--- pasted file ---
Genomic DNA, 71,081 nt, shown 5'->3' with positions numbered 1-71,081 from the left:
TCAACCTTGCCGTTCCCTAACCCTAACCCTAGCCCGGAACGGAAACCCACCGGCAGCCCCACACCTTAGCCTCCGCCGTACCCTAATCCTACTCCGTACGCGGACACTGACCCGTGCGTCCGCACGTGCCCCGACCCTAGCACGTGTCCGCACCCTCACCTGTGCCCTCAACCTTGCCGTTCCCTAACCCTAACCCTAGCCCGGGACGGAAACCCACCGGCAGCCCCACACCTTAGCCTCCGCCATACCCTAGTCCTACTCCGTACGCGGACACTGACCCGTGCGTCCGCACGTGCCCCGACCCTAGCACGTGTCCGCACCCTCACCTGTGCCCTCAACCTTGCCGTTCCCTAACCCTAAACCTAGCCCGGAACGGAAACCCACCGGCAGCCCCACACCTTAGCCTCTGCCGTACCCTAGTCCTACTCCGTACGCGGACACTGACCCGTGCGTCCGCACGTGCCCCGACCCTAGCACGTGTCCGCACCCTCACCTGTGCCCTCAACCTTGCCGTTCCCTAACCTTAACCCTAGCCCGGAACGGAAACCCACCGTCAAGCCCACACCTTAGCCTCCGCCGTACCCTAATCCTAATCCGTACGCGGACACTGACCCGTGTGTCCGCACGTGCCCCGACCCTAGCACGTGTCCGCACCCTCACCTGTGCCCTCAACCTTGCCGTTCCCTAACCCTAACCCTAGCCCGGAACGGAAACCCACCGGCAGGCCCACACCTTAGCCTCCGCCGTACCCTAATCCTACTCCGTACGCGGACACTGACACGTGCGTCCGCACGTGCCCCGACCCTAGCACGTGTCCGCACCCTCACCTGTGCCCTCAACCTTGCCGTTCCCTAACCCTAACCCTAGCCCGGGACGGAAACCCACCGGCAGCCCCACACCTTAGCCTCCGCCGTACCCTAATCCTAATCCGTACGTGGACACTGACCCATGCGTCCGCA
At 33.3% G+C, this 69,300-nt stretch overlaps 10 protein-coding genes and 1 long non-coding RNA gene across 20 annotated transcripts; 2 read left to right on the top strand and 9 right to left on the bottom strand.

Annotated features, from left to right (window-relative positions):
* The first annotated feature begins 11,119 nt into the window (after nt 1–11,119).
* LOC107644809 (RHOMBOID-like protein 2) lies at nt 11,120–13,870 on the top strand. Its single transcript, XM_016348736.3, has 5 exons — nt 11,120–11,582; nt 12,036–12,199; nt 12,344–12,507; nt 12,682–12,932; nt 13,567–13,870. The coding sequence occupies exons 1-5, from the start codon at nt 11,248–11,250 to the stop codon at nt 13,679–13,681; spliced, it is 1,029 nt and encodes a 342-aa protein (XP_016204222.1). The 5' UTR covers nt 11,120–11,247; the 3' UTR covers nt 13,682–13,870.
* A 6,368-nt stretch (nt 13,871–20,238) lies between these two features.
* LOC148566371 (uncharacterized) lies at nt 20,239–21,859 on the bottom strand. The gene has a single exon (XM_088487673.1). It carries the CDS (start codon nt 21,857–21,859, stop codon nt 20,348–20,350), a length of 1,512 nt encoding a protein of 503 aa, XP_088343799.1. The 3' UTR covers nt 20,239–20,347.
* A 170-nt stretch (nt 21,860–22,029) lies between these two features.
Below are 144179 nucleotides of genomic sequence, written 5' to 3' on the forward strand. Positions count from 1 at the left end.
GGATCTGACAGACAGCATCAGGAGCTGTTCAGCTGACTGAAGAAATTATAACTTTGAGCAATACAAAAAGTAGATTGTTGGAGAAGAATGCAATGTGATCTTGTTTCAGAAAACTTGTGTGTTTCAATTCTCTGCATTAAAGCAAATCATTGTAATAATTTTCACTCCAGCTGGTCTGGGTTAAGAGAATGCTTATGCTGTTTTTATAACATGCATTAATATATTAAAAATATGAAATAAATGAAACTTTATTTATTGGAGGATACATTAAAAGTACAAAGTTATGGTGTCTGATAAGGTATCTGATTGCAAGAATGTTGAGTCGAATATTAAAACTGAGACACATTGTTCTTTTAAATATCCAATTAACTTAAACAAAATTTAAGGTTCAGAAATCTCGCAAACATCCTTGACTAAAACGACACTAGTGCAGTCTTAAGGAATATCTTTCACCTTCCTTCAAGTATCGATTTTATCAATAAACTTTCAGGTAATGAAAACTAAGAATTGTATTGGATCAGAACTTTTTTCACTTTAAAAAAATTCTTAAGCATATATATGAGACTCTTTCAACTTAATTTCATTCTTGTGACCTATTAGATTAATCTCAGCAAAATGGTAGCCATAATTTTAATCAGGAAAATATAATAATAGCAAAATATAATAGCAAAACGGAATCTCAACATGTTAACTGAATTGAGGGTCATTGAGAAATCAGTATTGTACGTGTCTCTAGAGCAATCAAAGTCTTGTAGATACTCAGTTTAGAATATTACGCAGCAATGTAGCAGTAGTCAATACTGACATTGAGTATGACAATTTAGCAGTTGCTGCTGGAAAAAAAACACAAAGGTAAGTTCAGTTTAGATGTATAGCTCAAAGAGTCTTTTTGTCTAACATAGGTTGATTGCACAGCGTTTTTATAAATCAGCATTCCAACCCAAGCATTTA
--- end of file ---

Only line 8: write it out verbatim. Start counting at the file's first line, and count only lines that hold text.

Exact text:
* LOC148566371 (uncharacterized) lies at nt 20,239–21,859 on the bottom strand. The gene has a single exon (XM_088487673.1). It carries the CDS (start codon nt 21,857–21,859, stop codon nt 20,348–20,350), a length of 1,512 nt encoding a protein of 503 aa, XP_088343799.1. The 3' UTR covers nt 20,239–20,347.